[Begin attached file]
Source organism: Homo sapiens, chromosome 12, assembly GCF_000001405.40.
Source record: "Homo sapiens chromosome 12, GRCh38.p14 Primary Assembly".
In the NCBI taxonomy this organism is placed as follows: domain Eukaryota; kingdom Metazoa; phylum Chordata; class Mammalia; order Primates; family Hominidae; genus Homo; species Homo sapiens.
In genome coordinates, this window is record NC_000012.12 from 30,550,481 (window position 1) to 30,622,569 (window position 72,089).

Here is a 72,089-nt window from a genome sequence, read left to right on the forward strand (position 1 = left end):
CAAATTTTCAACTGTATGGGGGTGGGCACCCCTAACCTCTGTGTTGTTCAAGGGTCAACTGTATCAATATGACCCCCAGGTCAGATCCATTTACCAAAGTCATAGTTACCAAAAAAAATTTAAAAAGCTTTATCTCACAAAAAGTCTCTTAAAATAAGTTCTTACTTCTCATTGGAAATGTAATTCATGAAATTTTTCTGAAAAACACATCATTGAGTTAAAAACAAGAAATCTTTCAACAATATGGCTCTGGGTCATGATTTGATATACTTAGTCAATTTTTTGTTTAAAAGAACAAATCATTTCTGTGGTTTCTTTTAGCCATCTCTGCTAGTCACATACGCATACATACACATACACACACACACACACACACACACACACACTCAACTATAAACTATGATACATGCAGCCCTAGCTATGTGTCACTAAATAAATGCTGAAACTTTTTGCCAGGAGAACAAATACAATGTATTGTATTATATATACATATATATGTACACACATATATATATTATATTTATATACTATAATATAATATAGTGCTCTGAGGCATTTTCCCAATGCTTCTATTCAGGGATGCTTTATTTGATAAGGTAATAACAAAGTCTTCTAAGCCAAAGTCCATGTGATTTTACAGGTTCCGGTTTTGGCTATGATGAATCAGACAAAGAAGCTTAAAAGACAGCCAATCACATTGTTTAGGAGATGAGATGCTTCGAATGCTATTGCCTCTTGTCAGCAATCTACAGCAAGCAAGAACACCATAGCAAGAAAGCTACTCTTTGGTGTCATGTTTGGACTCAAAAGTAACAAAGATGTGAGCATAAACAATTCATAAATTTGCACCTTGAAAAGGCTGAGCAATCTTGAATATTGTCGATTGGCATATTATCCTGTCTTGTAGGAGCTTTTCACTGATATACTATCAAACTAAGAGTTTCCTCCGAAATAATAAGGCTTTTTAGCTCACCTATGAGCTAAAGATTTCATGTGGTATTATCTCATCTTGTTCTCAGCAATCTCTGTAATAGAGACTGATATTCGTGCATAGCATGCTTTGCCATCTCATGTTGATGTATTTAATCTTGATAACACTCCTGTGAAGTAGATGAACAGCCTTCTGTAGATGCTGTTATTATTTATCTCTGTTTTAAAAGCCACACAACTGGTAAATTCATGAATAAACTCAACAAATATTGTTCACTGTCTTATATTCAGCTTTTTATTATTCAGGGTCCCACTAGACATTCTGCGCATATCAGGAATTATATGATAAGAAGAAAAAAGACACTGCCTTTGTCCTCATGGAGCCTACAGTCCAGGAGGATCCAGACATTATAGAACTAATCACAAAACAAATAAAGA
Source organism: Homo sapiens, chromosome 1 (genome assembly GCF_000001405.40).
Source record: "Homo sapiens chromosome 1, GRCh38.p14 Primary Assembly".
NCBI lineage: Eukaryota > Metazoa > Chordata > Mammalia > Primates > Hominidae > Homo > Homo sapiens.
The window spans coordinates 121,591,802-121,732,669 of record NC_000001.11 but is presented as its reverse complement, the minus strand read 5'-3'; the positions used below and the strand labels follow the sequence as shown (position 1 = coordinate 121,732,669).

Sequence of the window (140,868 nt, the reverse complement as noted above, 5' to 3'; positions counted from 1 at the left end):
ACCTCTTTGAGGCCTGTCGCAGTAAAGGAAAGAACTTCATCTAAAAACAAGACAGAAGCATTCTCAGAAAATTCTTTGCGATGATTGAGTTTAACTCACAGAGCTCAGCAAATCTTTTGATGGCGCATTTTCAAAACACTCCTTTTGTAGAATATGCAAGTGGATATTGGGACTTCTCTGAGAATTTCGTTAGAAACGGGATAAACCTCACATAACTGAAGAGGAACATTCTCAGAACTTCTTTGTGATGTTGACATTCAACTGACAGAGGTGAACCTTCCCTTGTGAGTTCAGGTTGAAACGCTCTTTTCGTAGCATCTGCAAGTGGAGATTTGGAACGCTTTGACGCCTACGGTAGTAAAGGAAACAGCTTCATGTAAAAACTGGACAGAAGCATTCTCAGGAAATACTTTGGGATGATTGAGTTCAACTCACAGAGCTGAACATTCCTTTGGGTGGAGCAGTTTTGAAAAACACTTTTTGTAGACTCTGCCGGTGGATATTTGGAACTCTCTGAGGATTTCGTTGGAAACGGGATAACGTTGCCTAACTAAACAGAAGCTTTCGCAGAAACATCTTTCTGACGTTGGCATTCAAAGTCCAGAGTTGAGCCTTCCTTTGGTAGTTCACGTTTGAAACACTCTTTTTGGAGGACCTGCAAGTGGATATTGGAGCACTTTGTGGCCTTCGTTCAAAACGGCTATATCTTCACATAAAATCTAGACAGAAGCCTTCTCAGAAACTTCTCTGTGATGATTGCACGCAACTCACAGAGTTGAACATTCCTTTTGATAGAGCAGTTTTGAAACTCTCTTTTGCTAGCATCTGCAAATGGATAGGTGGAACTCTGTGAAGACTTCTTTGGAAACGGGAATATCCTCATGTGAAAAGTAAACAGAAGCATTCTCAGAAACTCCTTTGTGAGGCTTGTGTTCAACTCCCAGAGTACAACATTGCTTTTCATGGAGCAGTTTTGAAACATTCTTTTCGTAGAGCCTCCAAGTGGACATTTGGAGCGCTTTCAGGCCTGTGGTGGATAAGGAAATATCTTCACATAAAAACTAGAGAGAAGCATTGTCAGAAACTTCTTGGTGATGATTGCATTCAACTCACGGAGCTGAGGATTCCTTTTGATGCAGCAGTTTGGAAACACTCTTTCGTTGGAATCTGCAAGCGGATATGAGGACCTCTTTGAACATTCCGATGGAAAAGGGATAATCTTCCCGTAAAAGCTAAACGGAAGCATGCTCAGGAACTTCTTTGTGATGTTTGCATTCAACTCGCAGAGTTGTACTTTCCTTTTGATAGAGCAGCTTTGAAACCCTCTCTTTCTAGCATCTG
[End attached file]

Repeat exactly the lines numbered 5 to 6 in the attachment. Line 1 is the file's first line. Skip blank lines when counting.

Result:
Here is a 72,089-nt window from a genome sequence, read left to right on the forward strand (position 1 = left end):
CAAATTTTCAACTGTATGGGGGTGGGCACCCCTAACCTCTGTGTTGTTCAAGGGTCAACTGTATCAATATGACCCCCAGGTCAGATCCATTTACCAAAGTCATAGTTACCAAAAAAAATTTAAAAAGCTTTATCTCACAAAAAGTCTCTTAAAATAAGTTCTTACTTCTCATTGGAAATGTAATTCATGAAATTTTTCTGAAAAACACATCATTGAGTTAAAAACAAGAAATCTTTCAACAATATGGCTCTGGGTCATGATTTGATATACTTAGTCAATTTTTTGTTTAAAAGAACAAATCATTTCTGTGGTTTCTTTTAGCCATCTCTGCTAGTCACATACGCATACATACACATACACACACACACACACACACACACACACACTCAACTATAAACTATGATACATGCAGCCCTAGCTATGTGTCACTAAATAAATGCTGAAACTTTTTGCCAGGAGAACAAATACAATGTATTGTATTATATATACATATATATGTACACACATATATATATTATATTTATATACTATAATATAATATAGTGCTCTGAGGCATTTTCCCAATGCTTCTATTCAGGGATGCTTTATTTGATAAGGTAATAACAAAGTCTTCTAAGCCAAAGTCCATGTGATTTTACAGGTTCCGGTTTTGGCTATGATGAATCAGACAAAGAAGCTTAAAAGACAGCCAATCACATTGTTTAGGAGATGAGATGCTTCGAATGCTATTGCCTCTTGTCAGCAATCTACAGCAAGCAAGAACACCATAGCAAGAAAGCTACTCTTTGGTGTCATGTTTGGACTCAAAAGTAACAAAGATGTGAGCATAAACAATTCATAAATTTGCACCTTGAAAAGGCTGAGCAATCTTGAATATTGTCGATTGGCATATTATCCTGTCTTGTAGGAGCTTTTCACTGATATACTATCAAACTAAGAGTTTCCTCCGAAATAATAAGGCTTTTTAGCTCACCTATGAGCTAAAGATTTCATGTGGTATTATCTCATCTTGTTCTCAGCAATCTCTGTAATAGAGACTGATATTCGTGCATAGCATGCTTTGCCATCTCATGTTGATGTATTTAATCTTGATAACACTCCTGTGAAGTAGATGAACAGCCTTCTGTAGATGCTGTTATTATTTATCTCTGTTTTAAAAGCCACACAACTGGTAAATTCATGAATAAACTCAACAAATATTGTTCACTGTCTTATATTCAGCTTTTTATTATTCAGGGTCCCACTAGACATTCTGCGCATATCAGGAATTATATGATAAGAAGAAAAAAGACACTGCCTTTGTCCTCATGGAGCCTACAGTCCAGGAGGATCCAGACATTATAGAACTAATCACAAAACAAATAAAGA